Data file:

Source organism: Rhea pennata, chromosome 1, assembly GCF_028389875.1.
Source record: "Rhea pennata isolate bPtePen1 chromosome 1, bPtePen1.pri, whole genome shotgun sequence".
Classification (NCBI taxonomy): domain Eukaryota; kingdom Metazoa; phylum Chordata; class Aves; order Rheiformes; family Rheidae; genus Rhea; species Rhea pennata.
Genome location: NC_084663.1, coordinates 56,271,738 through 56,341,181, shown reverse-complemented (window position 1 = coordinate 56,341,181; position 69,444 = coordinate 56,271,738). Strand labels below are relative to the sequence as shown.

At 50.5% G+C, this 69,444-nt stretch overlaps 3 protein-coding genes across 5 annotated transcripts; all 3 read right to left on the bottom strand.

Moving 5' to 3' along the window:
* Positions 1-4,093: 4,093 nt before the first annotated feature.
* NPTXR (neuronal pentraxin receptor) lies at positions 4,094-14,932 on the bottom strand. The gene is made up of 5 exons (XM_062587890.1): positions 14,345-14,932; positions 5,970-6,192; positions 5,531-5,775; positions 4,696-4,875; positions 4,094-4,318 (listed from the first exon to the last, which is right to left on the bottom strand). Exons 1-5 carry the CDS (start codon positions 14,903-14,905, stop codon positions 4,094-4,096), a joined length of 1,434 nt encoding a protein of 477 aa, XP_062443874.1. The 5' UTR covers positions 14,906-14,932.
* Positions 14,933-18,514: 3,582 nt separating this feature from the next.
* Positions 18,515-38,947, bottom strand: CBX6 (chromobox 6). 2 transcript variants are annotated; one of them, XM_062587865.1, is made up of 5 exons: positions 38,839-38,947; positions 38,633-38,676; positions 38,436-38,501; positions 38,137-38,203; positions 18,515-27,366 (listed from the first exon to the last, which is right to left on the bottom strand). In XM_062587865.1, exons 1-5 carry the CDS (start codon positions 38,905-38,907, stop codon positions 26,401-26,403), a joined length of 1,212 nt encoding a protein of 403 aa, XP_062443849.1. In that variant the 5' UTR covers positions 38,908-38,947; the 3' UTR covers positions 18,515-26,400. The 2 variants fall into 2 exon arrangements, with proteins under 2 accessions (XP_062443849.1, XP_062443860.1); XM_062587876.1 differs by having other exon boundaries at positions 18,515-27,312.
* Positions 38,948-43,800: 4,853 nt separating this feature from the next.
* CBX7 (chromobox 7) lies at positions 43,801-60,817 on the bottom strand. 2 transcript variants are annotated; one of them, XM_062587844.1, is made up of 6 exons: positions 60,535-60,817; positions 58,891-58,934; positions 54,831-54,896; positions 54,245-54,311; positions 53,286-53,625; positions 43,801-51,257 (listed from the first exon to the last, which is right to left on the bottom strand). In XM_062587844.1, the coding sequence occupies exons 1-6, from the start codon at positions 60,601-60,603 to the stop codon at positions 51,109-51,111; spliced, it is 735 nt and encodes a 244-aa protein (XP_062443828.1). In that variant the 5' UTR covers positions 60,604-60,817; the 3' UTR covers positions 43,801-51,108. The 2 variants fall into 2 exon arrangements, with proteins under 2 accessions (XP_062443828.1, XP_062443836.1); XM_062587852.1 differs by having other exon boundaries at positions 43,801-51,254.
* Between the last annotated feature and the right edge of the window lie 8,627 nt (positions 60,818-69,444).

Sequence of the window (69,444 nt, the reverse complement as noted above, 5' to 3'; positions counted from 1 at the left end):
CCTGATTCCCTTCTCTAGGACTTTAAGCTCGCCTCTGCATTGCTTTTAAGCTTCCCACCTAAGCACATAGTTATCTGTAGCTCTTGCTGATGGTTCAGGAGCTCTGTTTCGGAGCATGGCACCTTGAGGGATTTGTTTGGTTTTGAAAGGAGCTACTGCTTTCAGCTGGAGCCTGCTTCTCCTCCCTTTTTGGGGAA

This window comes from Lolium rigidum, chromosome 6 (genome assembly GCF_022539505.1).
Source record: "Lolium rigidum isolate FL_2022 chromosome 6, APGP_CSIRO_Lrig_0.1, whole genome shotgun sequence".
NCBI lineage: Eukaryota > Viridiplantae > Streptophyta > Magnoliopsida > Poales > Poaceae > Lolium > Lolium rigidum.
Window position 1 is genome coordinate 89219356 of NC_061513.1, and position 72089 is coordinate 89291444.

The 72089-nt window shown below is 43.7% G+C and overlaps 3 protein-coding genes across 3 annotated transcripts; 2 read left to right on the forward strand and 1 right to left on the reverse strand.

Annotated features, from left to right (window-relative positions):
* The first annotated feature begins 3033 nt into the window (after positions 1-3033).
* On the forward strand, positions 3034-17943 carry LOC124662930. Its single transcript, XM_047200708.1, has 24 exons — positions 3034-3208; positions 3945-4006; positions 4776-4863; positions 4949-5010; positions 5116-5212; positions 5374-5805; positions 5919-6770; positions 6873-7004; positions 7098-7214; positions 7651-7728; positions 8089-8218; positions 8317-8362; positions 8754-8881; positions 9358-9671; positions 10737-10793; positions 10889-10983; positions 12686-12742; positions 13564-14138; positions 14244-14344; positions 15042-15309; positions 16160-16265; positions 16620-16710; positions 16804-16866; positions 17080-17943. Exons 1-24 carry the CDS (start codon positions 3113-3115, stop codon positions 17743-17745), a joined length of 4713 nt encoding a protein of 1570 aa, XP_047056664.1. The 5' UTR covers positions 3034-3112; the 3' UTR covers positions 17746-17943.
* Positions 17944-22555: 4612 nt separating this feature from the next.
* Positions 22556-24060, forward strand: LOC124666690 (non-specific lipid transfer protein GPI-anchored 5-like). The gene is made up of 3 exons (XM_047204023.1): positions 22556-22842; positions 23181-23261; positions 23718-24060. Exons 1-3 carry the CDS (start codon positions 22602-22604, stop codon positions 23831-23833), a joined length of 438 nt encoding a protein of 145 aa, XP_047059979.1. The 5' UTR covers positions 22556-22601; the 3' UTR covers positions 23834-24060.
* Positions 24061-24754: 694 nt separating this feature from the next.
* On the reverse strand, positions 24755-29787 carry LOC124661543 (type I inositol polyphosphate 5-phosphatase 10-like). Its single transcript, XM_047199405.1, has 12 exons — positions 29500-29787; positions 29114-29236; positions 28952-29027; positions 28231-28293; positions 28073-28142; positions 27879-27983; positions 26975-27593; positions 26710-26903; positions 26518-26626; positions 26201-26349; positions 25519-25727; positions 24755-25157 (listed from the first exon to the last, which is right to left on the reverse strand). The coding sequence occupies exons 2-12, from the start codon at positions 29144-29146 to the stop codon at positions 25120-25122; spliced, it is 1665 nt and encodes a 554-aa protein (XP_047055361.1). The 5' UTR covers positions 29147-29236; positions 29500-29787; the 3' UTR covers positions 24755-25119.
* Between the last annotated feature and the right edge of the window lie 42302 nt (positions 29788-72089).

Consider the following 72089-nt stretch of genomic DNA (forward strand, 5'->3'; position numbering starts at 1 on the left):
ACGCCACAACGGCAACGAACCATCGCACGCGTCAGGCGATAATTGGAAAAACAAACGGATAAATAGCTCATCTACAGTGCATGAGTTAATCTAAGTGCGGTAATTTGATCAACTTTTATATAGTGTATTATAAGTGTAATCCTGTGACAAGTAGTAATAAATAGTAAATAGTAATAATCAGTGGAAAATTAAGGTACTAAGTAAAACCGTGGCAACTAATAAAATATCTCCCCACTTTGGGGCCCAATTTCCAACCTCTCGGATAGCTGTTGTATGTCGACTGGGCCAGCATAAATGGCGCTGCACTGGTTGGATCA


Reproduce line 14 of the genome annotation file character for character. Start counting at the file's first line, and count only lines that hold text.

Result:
Sequence of the window (69,444 nt, the reverse complement as noted above, 5' to 3'; positions counted from 1 at the left end):